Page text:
The Symposium was presented by The Institute of Medicine's Executive Office Board and covered a range of topics from: Health Care Workforce, Health Services, Coverage, Access, Public Health, Quality and Patient Safety.

Using UTI (urinary tract infection) as a model case, Riley and colleagues investigated the use of bacteriocin toxins as a potential treatment method. These antimicrobial molecules have been found to be effective against UTI-causing bacteria while being non-toxic to human cells.

The full video presentation appearing on The Institute of Medicines, of The National Academies, can be accessed here.

Dumont Named Vice Provost for Academic Affairs

Biology professor Elizabeth (Betsy) Dumont has been named vice provost for Academic Affairs by Provost Katherine Newman, who announced the appointment in a Sept. 25 broadcast e-mail. The appointment is effective immediately.

“She will be joining my team to work on a wide range of important projects, ranging from critical aspects of faculty development, to streamlining the process of laboratory renovation/hiring/budget alignment, to leading the AQUAD review process, and representing our campus to the Five College Consortium,” said Newman.

A member of the biology faculty since 2001, Dumont leads a lab that focuses on the evolution of form and function in mammals, particularly as it is expressed in the dietary adaptations of bats. She also undertakes field studies of feeding behavior in the wild. Since 2010, Dumont has directed the graduate program in organismic and evolutionary biology.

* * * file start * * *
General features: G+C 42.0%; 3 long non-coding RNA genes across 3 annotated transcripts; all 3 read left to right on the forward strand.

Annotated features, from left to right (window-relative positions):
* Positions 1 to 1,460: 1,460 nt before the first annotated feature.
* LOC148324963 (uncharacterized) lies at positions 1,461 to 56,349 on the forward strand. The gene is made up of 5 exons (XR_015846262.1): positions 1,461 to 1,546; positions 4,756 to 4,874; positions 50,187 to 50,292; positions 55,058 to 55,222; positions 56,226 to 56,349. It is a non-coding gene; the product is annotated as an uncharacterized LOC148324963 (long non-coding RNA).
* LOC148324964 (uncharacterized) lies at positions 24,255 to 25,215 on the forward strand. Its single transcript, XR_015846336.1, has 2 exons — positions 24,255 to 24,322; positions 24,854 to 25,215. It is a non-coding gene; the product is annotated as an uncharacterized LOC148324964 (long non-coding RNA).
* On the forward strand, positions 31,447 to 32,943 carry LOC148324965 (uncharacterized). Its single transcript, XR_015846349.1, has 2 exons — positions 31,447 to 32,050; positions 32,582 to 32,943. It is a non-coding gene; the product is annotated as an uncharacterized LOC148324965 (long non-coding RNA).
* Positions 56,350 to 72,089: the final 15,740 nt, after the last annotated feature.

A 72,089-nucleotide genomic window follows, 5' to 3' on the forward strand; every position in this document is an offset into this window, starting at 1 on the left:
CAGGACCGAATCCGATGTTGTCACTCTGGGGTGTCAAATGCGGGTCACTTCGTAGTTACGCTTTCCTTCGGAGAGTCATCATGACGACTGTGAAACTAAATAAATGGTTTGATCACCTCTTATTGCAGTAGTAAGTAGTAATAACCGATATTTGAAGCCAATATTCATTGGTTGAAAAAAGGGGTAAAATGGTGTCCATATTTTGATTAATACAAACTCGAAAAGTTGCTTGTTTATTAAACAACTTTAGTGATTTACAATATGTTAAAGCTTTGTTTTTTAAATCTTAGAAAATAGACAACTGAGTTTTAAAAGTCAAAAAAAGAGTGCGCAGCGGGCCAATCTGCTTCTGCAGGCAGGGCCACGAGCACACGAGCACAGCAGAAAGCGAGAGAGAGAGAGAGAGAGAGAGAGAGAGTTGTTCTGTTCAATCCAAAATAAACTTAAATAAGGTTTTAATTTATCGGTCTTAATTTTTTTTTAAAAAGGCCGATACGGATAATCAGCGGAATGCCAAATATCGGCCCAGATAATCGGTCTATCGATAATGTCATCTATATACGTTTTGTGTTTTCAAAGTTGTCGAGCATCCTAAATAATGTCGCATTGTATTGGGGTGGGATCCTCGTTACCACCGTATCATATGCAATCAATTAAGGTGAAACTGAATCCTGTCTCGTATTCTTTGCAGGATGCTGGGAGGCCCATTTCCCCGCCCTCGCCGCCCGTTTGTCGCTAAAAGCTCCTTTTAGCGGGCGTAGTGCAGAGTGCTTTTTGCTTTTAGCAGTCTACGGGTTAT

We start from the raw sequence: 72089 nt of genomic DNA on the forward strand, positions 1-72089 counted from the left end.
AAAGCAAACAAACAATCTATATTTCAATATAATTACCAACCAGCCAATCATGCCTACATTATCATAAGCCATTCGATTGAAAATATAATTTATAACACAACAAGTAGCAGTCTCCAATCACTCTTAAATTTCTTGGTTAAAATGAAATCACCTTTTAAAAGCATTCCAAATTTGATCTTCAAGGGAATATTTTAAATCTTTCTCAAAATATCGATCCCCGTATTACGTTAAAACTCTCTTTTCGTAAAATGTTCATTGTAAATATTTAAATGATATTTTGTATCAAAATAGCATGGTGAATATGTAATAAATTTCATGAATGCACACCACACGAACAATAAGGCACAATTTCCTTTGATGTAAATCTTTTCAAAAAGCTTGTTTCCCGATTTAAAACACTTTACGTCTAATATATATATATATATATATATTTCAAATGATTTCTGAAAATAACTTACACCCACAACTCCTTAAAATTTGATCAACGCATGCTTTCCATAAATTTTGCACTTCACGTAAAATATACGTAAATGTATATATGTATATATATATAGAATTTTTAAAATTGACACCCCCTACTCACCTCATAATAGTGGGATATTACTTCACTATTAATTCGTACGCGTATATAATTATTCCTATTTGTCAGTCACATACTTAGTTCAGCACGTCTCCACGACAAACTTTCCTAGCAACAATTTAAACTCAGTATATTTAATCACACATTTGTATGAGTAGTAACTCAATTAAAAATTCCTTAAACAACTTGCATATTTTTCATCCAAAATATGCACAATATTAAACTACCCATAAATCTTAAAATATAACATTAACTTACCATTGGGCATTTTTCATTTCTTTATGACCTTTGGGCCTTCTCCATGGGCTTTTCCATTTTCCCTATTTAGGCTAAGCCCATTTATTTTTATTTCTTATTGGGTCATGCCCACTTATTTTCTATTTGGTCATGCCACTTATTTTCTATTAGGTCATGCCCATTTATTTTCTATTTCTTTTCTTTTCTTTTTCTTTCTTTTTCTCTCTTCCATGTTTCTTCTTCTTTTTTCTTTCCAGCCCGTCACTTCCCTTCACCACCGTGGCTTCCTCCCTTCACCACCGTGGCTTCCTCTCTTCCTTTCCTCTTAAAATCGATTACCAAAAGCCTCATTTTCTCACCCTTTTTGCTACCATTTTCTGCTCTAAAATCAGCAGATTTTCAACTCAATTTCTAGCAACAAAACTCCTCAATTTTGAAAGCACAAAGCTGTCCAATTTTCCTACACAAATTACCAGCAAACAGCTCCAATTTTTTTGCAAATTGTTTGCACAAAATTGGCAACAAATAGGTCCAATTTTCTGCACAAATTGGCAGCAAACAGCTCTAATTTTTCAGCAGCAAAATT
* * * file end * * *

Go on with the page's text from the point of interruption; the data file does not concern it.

“In keeping with my taste in scholar/administrators as key partners, she will continue to run her lab and her impressive research agenda,” added Newman. “Moreover, she will complete the work she began on the leadership side in the College of Natural Sciences, working to enhance the interdisciplinary doctoral programs. But she will quickly ramp up to the many organizational reforms we are working on in the Provost’s Office.”

The UMass News & Media article, is available here.

Richmond Honored with Meritorious Teaching Award in Herpetology

Alan Richmond, senior lecturer in the biology department, received the Meritorious Teaching Award in Herpetology from the American Society of Ichthyologists and Herpetologists during the Joint Meeting of Ichthyologists and Herpetologists held July 30 to Aug. 3 in Chattanooga, Tenn.

The national award recognizes sustained commitment to superior teaching effectiveness and mentoring of students in the area of herpetology. Richmond has taught herpetology to scores of students, several of whom have gone on to successful careers in the field. One former student said Richmond’s “talents as an inspiring teacher extend beyond the classroom, and those students that have taken the opportunity to work with him as work-study students or on independent study or honor projects have found the experience to be professionally rewarding.”

In addition to herpetology, Richmond teaches courses on the “Biology of Marine Vertebrates,” “Comparative Anatomy” and “Vertebrate Collections Management.”

Outside of the classroom Richmond is widely recognized as an expert on New England frogs, salamanders, snakes and turtles and was instrumental in creating the Massachusetts Herpetological Atlas. He is also the curator of herpetology for the campus’ Natural History Collections.

The UMass News & Media article, written by Daniel J. Fitzgibbons, is available here.